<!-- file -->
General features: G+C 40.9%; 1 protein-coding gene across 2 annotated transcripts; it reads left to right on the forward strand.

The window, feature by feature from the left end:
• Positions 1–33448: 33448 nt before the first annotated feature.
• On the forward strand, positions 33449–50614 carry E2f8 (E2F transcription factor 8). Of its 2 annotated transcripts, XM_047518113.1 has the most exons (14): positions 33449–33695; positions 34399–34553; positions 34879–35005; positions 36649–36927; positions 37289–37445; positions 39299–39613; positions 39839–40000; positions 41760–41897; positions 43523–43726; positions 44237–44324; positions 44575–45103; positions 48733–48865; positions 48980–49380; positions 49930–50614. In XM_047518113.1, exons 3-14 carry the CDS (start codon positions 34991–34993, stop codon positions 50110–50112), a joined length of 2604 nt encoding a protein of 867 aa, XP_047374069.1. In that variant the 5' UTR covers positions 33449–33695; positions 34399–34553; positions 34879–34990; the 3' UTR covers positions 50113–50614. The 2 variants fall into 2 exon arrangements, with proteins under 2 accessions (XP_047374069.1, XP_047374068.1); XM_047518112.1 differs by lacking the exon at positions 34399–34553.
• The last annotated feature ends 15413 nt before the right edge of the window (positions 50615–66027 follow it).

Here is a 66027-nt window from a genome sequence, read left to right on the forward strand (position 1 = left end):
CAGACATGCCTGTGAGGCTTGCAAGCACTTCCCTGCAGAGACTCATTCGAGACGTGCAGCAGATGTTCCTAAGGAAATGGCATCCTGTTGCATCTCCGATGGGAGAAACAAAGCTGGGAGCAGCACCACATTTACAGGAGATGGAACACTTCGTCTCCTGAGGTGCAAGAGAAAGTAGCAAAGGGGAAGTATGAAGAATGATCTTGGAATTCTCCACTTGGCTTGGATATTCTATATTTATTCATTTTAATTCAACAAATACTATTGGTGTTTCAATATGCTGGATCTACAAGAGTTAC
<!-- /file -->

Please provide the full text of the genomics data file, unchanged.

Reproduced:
General features: G+C 40.9%; 1 protein-coding gene across 2 annotated transcripts; it reads left to right on the forward strand.

The window, feature by feature from the left end:
• Positions 1–33448: 33448 nt before the first annotated feature.
• On the forward strand, positions 33449–50614 carry E2f8 (E2F transcription factor 8). Of its 2 annotated transcripts, XM_047518113.1 has the most exons (14): positions 33449–33695; positions 34399–34553; positions 34879–35005; positions 36649–36927; positions 37289–37445; positions 39299–39613; positions 39839–40000; positions 41760–41897; positions 43523–43726; positions 44237–44324; positions 44575–45103; positions 48733–48865; positions 48980–49380; positions 49930–50614. In XM_047518113.1, exons 3-14 carry the CDS (start codon positions 34991–34993, stop codon positions 50110–50112), a joined length of 2604 nt encoding a protein of 867 aa, XP_047374069.1. In that variant the 5' UTR covers positions 33449–33695; positions 34399–34553; positions 34879–34990; the 3' UTR covers positions 50113–50614. The 2 variants fall into 2 exon arrangements, with proteins under 2 accessions (XP_047374069.1, XP_047374068.1); XM_047518112.1 differs by lacking the exon at positions 34399–34553.
• The last annotated feature ends 15413 nt before the right edge of the window (positions 50615–66027 follow it).

Here is a 66027-nt window from a genome sequence, read left to right on the forward strand (position 1 = left end):
CAGACATGCCTGTGAGGCTTGCAAGCACTTCCCTGCAGAGACTCATTCGAGACGTGCAGCAGATGTTCCTAAGGAAATGGCATCCTGTTGCATCTCCGATGGGAGAAACAAAGCTGGGAGCAGCACCACATTTACAGGAGATGGAACACTTCGTCTCCTGAGGTGCAAGAGAAAGTAGCAAAGGGGAAGTATGAAGAATGATCTTGGAATTCTCCACTTGGCTTGGATATTCTATATTTATTCATTTTAATTCAACAAATACTATTGGTGTTTCAATATGCTGGATCTACAAGAGTTAC